Jiangxi Copper Co., China’s largest smelter of the metal, recorded an 8.6 percent drop in second-half profit and warned that first-quarter earnings will decline by more than half because of falling prices.
Net income was 2.29 billion yuan ($369 million) in the six months ended Dec. 31, compared with 2.5 billion yuan a year earlier. The result was derived by deducting six-month figures from full-year profit released yesterday. Profit in the three months ending March 31 will decline by more than 50 percent from a year ago should copper prices stay at current levels or even lower, it said.
Jiangxi Copper is also considering selling new shares in Hong Kong, it said in a separate statement. The proposed share sale, which needs shareholder approval, would represent no more than 20 percent of its outstanding Hong Kong-listed stock, it said. No price or size of the proposed share sale has been set. The company also has Shanghai-trade shares.
Copper is the worst performing metal in London this year amid concern demand from top consumer China was slowing. Global consumption of the metal will trail production by 81,000 metric tons in 2014, after a deficit of 175,000 tons last year, Barclays Plc said on Feb. 12.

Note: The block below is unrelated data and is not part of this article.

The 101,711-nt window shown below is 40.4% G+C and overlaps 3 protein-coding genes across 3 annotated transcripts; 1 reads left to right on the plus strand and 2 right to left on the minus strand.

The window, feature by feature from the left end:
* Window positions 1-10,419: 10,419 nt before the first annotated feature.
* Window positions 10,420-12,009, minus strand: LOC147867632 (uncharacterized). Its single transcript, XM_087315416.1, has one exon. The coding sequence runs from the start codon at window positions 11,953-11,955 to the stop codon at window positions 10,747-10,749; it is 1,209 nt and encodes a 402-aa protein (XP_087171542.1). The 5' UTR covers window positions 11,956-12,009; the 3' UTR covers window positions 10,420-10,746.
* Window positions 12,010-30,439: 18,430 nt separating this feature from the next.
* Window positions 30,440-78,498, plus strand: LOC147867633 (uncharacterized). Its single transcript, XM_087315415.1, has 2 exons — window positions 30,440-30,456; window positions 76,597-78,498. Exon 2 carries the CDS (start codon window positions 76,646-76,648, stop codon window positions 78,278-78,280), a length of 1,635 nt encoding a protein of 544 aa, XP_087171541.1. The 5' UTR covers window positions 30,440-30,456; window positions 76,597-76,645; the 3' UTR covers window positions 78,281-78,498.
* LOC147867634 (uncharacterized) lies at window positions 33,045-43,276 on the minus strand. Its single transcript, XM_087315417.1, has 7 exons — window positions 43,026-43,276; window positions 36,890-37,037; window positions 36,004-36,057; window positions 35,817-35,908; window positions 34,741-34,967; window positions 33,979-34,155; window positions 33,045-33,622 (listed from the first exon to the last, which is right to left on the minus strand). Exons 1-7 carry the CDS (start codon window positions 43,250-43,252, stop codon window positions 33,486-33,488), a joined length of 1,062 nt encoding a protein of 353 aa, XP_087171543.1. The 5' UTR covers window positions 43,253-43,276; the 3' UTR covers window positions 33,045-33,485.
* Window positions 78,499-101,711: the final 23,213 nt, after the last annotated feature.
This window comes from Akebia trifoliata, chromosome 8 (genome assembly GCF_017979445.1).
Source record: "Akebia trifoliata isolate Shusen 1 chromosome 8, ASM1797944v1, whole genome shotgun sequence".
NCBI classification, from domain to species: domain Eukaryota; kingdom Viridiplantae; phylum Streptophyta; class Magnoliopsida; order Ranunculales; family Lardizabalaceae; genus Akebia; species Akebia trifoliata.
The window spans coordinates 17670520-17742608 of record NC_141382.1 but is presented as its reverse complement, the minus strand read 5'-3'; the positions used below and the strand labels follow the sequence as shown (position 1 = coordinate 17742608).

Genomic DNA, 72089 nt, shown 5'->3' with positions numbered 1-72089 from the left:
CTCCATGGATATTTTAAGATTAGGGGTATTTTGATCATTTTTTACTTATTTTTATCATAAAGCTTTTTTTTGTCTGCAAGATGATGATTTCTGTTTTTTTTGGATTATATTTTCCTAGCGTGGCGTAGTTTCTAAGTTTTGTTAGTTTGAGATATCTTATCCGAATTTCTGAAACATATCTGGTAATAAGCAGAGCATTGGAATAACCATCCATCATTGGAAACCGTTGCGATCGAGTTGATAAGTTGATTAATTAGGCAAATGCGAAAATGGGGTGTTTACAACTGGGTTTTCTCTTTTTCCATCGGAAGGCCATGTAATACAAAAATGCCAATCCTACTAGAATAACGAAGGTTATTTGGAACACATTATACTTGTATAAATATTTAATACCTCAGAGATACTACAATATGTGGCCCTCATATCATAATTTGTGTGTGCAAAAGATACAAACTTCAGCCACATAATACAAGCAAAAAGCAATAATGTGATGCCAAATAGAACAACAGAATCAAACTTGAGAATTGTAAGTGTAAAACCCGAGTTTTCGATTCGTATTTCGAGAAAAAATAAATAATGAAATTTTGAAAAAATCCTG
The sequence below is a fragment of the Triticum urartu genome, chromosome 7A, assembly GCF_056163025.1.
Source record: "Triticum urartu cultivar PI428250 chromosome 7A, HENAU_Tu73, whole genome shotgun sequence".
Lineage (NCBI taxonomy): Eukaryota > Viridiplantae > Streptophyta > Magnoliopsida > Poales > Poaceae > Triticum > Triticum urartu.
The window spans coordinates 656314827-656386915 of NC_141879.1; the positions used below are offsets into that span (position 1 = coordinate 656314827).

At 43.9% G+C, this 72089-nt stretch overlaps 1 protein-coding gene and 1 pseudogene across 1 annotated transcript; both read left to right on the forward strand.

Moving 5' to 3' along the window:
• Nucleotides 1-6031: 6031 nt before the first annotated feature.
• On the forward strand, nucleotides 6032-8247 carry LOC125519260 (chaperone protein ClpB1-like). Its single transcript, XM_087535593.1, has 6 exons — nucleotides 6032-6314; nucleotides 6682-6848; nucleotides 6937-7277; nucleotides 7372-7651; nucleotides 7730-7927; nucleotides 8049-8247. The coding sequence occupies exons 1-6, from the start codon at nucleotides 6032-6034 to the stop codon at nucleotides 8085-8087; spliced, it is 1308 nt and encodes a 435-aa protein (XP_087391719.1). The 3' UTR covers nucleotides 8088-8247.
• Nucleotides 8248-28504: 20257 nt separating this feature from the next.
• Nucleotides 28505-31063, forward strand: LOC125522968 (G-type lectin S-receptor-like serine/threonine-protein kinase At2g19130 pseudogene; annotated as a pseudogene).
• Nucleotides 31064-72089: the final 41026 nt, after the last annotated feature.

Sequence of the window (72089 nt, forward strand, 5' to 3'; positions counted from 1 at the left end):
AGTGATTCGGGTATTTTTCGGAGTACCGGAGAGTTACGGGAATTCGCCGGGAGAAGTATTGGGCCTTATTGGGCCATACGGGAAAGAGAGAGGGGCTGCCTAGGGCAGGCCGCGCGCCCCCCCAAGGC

China’s new leadership’s tolerance for a slower economic growth “will limit copper consumption by its end users,” Jiangxi Copper said in the statement. “Meanwhile, processing fees for copper smelting have risen to an eight-year high due to an adequate concentrate supply from mines.”
Jiangxi Copper advanced 0.6 percent to HK$12.58 as of 11:02 a.m. today in Hong Kong, compared with the 1.2 percent gain in the benchmark Hang Seng Index. The stock has declined 26 percent in the past year.
The company plans to produce 1.12 million metric tons of copper, 25.4 tons of gold, 560 tons of silver and 209,000 tons of copper concentrates in metal this year, unchanged from last year’s output, it said. The management may adjust the production plan according to market conditions.
“Weak copper price outlook and flattish production growth will continue to weigh on its earnings,” UOB Kay Hian Ltd. analyst Helen Lau, who maintained a sell rating on the stock, said today in an e-mailed note.
Average copper prices in London were 8.8 percent lower in the second-half from a year earlier. The metal dropped to the lowest level since 2010 on March 13 after an unexpected decline in China’s exports and the nation’s first onshore bond default.
Copper consumption in China will grow at 7.5 percent this year, with prices expected to average $7,100 a ton, Jiangxi Copper Chairman Li Baomin said March 5. Supply from Chinese smelters may decline because falling prices are narrowing their margins, Wu Yuneng, a Jiangxi Copper vice president said this month.
The company continues to see delays in its Aynak copper project in Afghanistan due to issues related to relocating some “cultural relics”, it said. The Northern Peru Copper Corp. project also has been delayed because of an environmental assessment and land purchases.